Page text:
The study, published in Pediatric Pulmonology, showed subjects colonized or infected with the Ureaplasma bacteria developed BPD or died 73 percent of the time in the azithromycin-treated group, compared to 94 percent of the time in the placebo group.
Bronchopulmonary dysplasia is a chronic lung disorder characterized by inflammation and scarring in the lungs. It is common among premature infants, whose lungs are not fully developed before birth.
This disorder can lead to chronic lung damage or death. Many infants who survive are at a greater risk for having recurrent respiratory infections, such as pneumonia or bronchiolitis.
The presence of the Ureaplasma bacterium is a risk factor in developing BPD. This bacterium causes inflammation in the lungs and can also lead to meningitis, pneumonia or septicemia. It is passed on from mother to child. An estimated 80 percent of women are already colonized with it, and nearly 45 percent of extremely preterm infants are affected by it.
"Current preventative therapies for bronchopulmonary dysplasia are limited," said Dr. Hubert O. Ballard, the UK neonatologist leading the study. "Because the inflammation from a Ureaplasma infection often leads to BPD, and because this bacterium is so easily spread to infants from the mother, we sought to find out if the anti-inflammatory benefits of azithromycin could help prevent the disorder from developing."
The study was performed on a group of 220 infants admitted to the UK Neonatal Intensive Care Unit from September 2004 to August 2008. Enrollment criteria included a birth weight of less than 1,250 grams, the use of intermittent mechanical ventilation for fewer than 12 hours, and an age of under 72 hours.
Upon enrollment, each infact was randomized to receive azithromycin or a placebo for a total of six weeks. Infants testing positive for Ureaplasma were placed in a separate subgroup of the study.
Ballard, et al, previously published a pilot study that demonstrated a possible benefit of azithromycin prophylaxis in infants weighing less than 1,000 grams, but the original study excluded patients who tested positive for the Ureaplasma bacteria.
Neither the previous study nor the current study demonstrated a statistically significant benefit to using azithromycin therapy to prevent BPD in preterm infants who were not colonized or infected with Ureasplasma.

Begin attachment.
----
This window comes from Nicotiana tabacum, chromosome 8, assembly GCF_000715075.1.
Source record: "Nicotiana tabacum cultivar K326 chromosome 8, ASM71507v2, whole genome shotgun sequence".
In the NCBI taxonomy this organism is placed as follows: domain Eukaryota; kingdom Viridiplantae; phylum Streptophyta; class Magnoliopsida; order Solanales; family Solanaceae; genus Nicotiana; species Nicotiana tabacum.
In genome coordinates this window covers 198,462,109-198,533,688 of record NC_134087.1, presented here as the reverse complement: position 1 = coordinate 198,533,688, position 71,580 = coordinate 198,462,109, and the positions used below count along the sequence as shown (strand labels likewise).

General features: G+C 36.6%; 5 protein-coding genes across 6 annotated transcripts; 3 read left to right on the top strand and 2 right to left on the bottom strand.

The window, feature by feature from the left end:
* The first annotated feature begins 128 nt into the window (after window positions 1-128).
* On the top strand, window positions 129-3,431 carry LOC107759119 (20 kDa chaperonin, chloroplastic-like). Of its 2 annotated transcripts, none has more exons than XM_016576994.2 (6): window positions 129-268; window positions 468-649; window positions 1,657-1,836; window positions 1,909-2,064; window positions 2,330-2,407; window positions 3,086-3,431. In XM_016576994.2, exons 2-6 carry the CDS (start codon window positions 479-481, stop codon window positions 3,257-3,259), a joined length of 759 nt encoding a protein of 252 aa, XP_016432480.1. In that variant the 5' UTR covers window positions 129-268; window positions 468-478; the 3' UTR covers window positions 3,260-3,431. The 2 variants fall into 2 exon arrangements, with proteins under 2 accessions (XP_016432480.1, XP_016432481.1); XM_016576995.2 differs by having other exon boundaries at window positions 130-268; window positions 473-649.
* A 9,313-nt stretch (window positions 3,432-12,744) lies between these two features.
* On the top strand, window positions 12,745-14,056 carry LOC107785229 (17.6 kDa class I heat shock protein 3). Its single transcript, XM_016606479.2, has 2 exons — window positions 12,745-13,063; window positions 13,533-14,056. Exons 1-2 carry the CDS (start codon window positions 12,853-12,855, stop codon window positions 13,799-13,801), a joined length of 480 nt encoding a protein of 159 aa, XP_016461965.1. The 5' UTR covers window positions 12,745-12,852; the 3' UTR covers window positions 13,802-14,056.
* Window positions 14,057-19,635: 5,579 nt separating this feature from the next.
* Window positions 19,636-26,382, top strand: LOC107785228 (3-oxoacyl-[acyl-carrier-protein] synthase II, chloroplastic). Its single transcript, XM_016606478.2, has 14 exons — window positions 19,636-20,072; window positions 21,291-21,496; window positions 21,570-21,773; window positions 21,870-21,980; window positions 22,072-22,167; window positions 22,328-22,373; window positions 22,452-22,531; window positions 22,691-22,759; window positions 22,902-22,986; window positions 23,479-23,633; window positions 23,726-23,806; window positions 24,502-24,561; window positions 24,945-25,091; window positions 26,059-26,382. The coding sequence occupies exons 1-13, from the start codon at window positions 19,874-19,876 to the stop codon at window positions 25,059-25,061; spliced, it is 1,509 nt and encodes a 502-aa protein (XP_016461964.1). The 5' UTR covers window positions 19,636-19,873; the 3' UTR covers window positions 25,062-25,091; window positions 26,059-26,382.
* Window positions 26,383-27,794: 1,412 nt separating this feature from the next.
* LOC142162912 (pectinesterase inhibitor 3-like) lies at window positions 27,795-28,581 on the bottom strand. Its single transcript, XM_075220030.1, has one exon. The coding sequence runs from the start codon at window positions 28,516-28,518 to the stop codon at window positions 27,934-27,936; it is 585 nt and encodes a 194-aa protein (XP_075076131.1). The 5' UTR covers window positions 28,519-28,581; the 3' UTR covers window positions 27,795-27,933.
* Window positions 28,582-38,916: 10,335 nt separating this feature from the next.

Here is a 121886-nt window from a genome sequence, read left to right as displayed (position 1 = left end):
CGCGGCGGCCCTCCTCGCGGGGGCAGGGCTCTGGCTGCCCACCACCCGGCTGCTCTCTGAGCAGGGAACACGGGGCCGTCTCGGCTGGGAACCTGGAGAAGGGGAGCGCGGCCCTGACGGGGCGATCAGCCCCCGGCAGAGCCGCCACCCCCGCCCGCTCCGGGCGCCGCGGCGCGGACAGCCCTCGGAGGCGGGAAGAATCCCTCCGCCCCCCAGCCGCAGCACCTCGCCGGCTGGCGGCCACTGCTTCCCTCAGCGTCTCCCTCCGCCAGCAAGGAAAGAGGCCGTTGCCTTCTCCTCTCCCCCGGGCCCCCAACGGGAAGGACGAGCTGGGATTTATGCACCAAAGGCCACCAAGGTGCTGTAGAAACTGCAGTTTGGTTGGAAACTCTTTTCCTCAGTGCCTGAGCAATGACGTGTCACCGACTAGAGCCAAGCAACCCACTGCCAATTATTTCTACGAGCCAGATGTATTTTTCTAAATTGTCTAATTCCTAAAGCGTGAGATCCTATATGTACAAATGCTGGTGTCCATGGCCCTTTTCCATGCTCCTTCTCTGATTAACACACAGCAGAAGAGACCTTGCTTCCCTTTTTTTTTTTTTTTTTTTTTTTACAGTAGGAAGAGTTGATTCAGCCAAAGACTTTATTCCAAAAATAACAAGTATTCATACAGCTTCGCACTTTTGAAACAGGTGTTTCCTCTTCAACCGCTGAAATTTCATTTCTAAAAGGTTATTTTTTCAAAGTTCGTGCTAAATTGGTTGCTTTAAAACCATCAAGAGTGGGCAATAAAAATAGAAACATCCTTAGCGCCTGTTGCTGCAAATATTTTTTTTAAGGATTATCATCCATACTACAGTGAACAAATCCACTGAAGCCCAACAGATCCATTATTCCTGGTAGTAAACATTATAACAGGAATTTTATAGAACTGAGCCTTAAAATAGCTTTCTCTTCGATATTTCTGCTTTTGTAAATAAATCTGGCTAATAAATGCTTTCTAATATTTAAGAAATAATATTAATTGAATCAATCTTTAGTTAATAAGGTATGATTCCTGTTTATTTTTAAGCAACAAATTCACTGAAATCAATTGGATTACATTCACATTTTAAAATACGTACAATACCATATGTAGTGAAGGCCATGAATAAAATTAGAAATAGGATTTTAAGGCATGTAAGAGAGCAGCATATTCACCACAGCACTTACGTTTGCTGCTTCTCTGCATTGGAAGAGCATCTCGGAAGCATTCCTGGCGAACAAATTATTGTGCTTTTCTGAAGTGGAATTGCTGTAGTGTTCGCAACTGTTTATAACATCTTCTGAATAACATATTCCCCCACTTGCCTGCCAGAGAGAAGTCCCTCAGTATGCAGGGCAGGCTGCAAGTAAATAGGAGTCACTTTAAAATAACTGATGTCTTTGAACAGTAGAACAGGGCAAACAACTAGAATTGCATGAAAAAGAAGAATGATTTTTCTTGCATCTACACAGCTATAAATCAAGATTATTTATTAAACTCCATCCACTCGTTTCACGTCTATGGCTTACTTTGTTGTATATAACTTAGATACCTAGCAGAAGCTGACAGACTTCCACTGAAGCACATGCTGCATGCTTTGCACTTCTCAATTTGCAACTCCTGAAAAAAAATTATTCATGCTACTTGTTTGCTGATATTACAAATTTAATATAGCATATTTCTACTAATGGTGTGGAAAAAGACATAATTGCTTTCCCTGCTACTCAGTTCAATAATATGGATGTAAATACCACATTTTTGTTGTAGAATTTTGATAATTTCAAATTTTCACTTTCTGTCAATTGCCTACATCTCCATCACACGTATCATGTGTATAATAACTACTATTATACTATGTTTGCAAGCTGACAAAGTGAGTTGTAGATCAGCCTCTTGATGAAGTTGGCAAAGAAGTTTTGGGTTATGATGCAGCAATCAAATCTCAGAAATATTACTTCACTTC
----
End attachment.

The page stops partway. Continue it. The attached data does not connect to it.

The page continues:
Though the results of the study show potential for preventing bronchopulmonary dysplasia in Ureaplasma-colonized or infected patients, Dr. Ballard stressed that a larger multi-centered trial is needed to properly assess the benefits of azithromycin for these subjects.
"Our research demonstrates the benefit of treating preterm infants with azithromycin who are colonized or infected with Ureaplasma. To date, this is the largest single-center study to evaluate azithromycin use in preterm infants," Ballard said. "However, further studies are required to evaluate azithromycin therapy for the routine treatment of Ureaplasma colonization/infection in the preterm population."
Allison Perry | EurekAlert!
Smart Data Transformation – Surfing the Big Wave
02.12.2016 | Fraunhofer-Institut für Angewandte Informationstechnik FIT
Climate change could outpace EPA Lake Champlain protections
18.11.2016 | University of Vermont
Physicists of the University of Würzburg have made an astonishing discovery in a specific type of topological insulators. The effect is due to the structure of the materials used. The researchers have now published their work in the journal Science.
Topological insulators are currently the hot topic in physics according to the newspaper Neue Zürcher Zeitung. Only a few weeks ago, their importance was...
In recent years, lasers with ultrashort pulses (USP) down to the femtosecond range have become established on an industrial scale. They could advance some applications with the much-lauded “cold ablation” – if that meant they would then achieve more throughput. A new generation of process engineering that will address this issue in particular will be discussed at the “4th UKP Workshop – Ultrafast Laser Technology” in April 2017.
Even back in the 1990s, scientists were comparing materials processing with nanosecond, picosecond and femtosesecond pulses. The result was surprising:...
Have you ever wondered how you see the world? Vision is about photons of light, which are packets of energy, interacting with the atoms or molecules in what...
A multi-institutional research collaboration has created a novel approach for fabricating three-dimensional micro-optics through the shape-defined formation of porous silicon (PSi), with broad impacts in integrated optoelectronics, imaging, and photovoltaics.
Working with colleagues at Stanford and The Dow Chemical Company, researchers at the University of Illinois at Urbana-Champaign fabricated 3-D birefringent...
In experiments with magnetic atoms conducted at extremely low temperatures, scientists have demonstrated a unique phase of matter: The atoms form a new type of quantum liquid or quantum droplet state. These so called quantum droplets may preserve their form in absence of external confinement because of quantum effects. The joint team of experimental physicists from Innsbruck and theoretical physicists from Hannover report on their findings in the journal Physical Review X.
“Our Quantum droplets are in the gas phase but they still drop like a rock,” explains experimental physicist Francesca Ferlaino when talking about the...
16.11.2016 | Event News
01.11.2016 | Event News
14.10.2016 | Event News
09.12.2016 | Life Sciences
09.12.2016 | Ecology, The Environment and Conservation
09.12.2016 | Health and Medicine